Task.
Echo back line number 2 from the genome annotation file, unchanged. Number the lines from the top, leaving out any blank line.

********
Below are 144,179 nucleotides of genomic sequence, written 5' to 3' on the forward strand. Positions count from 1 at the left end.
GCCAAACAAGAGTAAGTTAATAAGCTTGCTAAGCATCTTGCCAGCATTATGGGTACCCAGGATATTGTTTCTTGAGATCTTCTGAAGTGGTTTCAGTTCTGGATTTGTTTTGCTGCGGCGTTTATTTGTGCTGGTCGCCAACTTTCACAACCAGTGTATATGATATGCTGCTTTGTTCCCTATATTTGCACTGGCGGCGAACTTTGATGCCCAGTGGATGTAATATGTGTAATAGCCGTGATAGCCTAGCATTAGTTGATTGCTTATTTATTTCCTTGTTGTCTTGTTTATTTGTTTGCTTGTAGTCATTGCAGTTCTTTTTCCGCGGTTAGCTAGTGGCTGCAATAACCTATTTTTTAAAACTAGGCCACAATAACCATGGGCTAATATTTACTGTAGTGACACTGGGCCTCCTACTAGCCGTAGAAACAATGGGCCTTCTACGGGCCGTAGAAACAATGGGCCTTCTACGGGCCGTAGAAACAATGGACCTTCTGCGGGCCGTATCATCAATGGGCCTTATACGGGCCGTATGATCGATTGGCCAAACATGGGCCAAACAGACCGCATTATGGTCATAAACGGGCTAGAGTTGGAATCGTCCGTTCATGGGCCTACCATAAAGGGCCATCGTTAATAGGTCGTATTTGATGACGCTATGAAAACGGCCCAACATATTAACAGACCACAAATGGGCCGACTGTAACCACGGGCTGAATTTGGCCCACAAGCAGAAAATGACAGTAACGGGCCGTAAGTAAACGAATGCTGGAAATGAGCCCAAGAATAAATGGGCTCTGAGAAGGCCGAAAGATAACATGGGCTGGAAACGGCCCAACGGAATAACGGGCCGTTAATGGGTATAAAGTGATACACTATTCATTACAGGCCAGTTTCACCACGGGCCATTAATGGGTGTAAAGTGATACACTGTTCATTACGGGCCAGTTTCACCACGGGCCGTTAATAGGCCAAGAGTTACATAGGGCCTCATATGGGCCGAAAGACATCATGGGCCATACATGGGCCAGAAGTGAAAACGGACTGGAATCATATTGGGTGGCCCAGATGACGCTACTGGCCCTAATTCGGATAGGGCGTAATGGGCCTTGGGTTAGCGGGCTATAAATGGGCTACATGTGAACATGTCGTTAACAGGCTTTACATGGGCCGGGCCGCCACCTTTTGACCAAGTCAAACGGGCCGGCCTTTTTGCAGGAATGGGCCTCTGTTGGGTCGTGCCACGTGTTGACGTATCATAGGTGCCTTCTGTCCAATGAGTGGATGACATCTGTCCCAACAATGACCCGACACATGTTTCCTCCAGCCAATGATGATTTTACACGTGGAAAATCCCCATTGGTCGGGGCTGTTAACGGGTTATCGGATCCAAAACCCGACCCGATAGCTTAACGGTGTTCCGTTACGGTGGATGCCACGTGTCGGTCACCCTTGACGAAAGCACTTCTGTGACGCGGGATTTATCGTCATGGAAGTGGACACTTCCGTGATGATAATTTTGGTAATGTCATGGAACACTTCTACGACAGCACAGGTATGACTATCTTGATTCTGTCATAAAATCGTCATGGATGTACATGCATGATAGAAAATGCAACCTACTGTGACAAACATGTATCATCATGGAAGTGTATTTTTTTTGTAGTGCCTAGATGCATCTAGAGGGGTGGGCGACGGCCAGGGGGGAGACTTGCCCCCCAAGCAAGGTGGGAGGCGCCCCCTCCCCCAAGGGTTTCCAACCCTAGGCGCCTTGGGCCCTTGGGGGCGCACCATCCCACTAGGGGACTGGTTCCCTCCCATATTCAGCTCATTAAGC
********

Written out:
GCCAAACAAGAGTAAGTTAATAAGCTTGCTAAGCATCTTGCCAGCATTATGGGTACCCAGGATATTGTTTCTTGAGATCTTCTGAAGTGGTTTCAGTTCTGGATTTGTTTTGCTGCGGCGTTTATTTGTGCTGGTCGCCAACTTTCACAACCAGTGTATATGATATGCTGCTTTGTTCCCTATATTTGCACTGGCGGCGAACTTTGATGCCCAGTGGATGTAATATGTGTAATAGCCGTGATAGCCTAGCATTAGTTGATTGCTTATTTATTTCCTTGTTGTCTTGTTTATTTGTTTGCTTGTAGTCATTGCAGTTCTTTTTCCGCGGTTAGCTAGTGGCTGCAATAACCTATTTTTTAAAACTAGGCCACAATAACCATGGGCTAATATTTACTGTAGTGACACTGGGCCTCCTACTAGCCGTAGAAACAATGGGCCTTCTACGGGCCGTAGAAACAATGGGCCTTCTACGGGCCGTAGAAACAATGGACCTTCTGCGGGCCGTATCATCAATGGGCCTTATACGGGCCGTATGATCGATTGGCCAAACATGGGCCAAACAGACCGCATTATGGTCATAAACGGGCTAGAGTTGGAATCGTCCGTTCATGGGCCTACCATAAAGGGCCATCGTTAATAGGTCGTATTTGATGACGCTATGAAAACGGCCCAACATATTAACAGACCACAAATGGGCCGACTGTAACCACGGGCTGAATTTGGCCCACAAGCAGAAAATGACAGTAACGGGCCGTAAGTAAACGAATGCTGGAAATGAGCCCAAGAATAAATGGGCTCTGAGAAGGCCGAAAGATAACATGGGCTGGAAACGGCCCAACGGAATAACGGGCCGTTAATGGGTATAAAGTGATACACTATTCATTACAGGCCAGTTTCACCACGGGCCATTAATGGGTGTAAAGTGATACACTGTTCATTACGGGCCAGTTTCACCACGGGCCGTTAATAGGCCAAGAGTTACATAGGGCCTCATATGGGCCGAAAGACATCATGGGCCATACATGGGCCAGAAGTGAAAACGGACTGGAATCATATTGGGTGGCCCAGATGACGCTACTGGCCCTAATTCGGATAGGGCGTAATGGGCCTTGGGTTAGCGGGCTATAAATGGGCTACATGTGAACATGTCGTTAACAGGCTTTACATGGGCCGGGCCGCCACCTTTTGACCAAGTCAAACGGGCCGGCCTTTTTGCAGGAATGGGCCTCTGTTGGGTCGTGCCACGTGTTGACGTATCATAGGTGCCTTCTGTCCAATGAGTGGATGACATCTGTCCCAACAATGACCCGACACATGTTTCCTCCAGCCAATGATGATTTTACACGTGGAAAATCCCCATTGGTCGGGGCTGTTAACGGGTTATCGGATCCAAAACCCGACCCGATAGCTTAACGGTGTTCCGTTACGGTGGATGCCACGTGTCGGTCACCCTTGACGAAAGCACTTCTGTGACGCGGGATTTATCGTCATGGAAGTGGACACTTCCGTGATGATAATTTTGGTAATGTCATGGAACACTTCTACGACAGCACAGGTATGACTATCTTGATTCTGTCATAAAATCGTCATGGATGTACATGCATGATAGAAAATGCAACCTACTGTGACAAACATGTATCATCATGGAAGTGTATTTTTTTTGTAGTGCCTAGATGCATCTAGAGGGGTGGGCGACGGCCAGGGGGGAGACTTGCCCCCCAAGCAAGGTGGGAGGCGCCCCCTCCCCCAAGGGTTTCCAACCCTAGGCGCCTTGGGCCCTTGGGGGCGCACCATCCCACTAGGGGACTGGTTCCCTCCCATATTCAGCTCATTAAGC